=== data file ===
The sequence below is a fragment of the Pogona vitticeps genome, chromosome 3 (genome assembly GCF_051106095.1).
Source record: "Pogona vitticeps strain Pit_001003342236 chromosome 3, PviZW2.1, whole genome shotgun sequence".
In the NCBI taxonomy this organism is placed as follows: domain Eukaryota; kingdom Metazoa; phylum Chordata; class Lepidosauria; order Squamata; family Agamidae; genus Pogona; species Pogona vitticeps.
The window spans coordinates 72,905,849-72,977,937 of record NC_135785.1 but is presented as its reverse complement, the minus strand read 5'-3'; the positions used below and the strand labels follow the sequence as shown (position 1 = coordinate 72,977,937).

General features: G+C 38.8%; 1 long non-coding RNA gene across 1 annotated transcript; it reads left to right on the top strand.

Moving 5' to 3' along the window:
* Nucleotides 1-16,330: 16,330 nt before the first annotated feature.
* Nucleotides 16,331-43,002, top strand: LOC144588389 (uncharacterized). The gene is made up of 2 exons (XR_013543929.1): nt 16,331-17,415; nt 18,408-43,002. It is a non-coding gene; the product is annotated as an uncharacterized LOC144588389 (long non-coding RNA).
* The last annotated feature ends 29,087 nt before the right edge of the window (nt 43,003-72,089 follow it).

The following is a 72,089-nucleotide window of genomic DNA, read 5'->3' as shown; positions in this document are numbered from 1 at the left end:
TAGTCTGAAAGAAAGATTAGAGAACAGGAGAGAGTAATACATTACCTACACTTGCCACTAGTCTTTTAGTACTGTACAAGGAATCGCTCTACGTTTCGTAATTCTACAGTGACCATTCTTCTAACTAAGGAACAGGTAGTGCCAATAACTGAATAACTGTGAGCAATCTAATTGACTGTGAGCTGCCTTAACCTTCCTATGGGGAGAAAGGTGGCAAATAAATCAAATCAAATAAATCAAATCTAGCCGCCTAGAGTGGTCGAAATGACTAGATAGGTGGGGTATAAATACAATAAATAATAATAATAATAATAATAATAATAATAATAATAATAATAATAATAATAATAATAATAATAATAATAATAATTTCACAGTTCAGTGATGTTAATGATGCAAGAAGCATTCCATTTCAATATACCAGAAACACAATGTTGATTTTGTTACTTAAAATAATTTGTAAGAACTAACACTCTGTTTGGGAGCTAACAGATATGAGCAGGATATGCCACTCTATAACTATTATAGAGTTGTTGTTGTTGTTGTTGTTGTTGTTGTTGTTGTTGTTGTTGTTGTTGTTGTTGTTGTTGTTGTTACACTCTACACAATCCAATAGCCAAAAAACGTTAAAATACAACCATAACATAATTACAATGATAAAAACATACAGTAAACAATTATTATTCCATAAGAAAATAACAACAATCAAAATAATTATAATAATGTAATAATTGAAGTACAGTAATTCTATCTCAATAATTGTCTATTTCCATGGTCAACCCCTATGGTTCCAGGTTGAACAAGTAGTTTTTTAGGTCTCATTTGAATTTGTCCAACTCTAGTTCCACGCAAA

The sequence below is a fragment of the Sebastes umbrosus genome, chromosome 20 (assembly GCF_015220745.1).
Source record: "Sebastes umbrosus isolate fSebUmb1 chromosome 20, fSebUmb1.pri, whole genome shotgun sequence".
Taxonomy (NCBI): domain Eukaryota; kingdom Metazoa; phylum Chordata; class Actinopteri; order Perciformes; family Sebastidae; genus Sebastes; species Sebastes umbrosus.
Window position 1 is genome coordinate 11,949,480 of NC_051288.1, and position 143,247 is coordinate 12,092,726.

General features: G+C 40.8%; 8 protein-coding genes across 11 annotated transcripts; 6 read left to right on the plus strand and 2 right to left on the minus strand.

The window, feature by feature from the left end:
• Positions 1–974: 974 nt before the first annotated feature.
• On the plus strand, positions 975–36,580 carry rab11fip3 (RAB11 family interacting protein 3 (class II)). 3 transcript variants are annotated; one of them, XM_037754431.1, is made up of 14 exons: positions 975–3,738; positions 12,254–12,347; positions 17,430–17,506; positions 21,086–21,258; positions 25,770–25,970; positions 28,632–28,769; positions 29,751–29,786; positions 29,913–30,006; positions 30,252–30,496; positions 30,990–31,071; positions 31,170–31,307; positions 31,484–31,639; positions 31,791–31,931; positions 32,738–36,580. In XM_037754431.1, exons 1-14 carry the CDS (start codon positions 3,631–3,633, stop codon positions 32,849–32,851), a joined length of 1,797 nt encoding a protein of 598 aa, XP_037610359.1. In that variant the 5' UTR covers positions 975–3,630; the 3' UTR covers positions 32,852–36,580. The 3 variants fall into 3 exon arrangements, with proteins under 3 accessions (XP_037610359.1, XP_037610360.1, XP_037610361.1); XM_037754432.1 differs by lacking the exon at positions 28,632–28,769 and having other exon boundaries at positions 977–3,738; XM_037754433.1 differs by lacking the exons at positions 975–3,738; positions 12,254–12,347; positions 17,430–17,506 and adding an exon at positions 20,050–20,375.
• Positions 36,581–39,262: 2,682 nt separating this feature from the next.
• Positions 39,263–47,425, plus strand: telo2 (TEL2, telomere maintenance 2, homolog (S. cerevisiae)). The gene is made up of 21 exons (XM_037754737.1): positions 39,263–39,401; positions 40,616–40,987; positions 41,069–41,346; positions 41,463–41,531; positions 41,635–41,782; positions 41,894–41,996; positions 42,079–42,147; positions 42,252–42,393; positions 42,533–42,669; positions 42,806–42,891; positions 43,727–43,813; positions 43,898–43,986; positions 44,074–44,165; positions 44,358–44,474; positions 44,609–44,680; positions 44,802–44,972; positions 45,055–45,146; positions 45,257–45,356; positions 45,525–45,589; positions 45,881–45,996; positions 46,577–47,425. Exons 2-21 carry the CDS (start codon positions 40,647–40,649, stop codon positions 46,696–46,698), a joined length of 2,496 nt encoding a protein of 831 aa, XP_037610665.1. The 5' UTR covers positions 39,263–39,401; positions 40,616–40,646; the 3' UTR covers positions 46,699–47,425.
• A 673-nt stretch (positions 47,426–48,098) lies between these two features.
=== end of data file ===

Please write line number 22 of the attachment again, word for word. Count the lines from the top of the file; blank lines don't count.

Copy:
• A 673-nt stretch (positions 47,426–48,098) lies between these two features.